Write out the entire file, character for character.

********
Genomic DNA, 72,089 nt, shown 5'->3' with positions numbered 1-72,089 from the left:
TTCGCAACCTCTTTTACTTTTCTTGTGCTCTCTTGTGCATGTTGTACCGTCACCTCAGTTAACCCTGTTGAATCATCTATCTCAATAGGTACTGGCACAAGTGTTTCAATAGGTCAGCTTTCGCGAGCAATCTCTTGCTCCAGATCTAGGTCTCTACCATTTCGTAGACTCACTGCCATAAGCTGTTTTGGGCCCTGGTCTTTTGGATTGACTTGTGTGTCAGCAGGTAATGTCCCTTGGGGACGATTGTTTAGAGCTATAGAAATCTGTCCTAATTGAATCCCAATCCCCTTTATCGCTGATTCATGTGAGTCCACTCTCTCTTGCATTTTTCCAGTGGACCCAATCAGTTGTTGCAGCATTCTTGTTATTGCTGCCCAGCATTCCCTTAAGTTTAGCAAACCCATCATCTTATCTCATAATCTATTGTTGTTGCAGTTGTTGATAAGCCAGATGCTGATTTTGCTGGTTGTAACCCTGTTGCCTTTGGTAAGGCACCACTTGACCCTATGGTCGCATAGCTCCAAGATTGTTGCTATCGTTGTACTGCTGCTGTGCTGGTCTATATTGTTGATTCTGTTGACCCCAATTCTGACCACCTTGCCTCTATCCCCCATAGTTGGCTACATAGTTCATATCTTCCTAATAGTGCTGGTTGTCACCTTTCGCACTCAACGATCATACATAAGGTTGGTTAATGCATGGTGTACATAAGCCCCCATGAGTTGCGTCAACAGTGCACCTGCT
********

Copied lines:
Genomic DNA, 72,089 nt, shown 5'->3' with positions numbered 1-72,089 from the left:
TTCGCAACCTCTTTTACTTTTCTTGTGCTCTCTTGTGCATGTTGTACCGTCACCTCAGTTAACCCTGTTGAATCATCTATCTCAATAGGTACTGGCACAAGTGTTTCAATAGGTCAGCTTTCGCGAGCAATCTCTTGCTCCAGATCTAGGTCTCTACCATTTCGTAGACTCACTGCCATAAGCTGTTTTGGGCCCTGGTCTTTTGGATTGACTTGTGTGTCAGCAGGTAATGTCCCTTGGGGACGATTGTTTAGAGCTATAGAAATCTGTCCTAATTGAATCCCAATCCCCTTTATCGCTGATTCATGTGAGTCCACTCTCTCTTGCATTTTTCCAGTGGACCCAATCAGTTGTTGCAGCATTCTTGTTATTGCTGCCCAGCATTCCCTTAAGTTTAGCAAACCCATCATCTTATCTCATAATCTATTGTTGTTGCAGTTGTTGATAAGCCAGATGCTGATTTTGCTGGTTGTAACCCTGTTGCCTTTGGTAAGGCACCACTTGACCCTATGGTCGCATAGCTCCAAGATTGTTGCTATCGTTGTACTGCTGCTGTGCTGGTCTATATTGTTGATTCTGTTGACCCCAATTCTGACCACCTTGCCTCTATCCCCCATAGTTGGCTACATAGTTCATATCTTCCTAATAGTGCTGGTTGTCACCTTTCGCACTCAACGATCATACATAAGGTTGGTTAATGCATGGTGTACATAAGCCCCCATGAGTTGCGTCAACAGTGCACCTGCT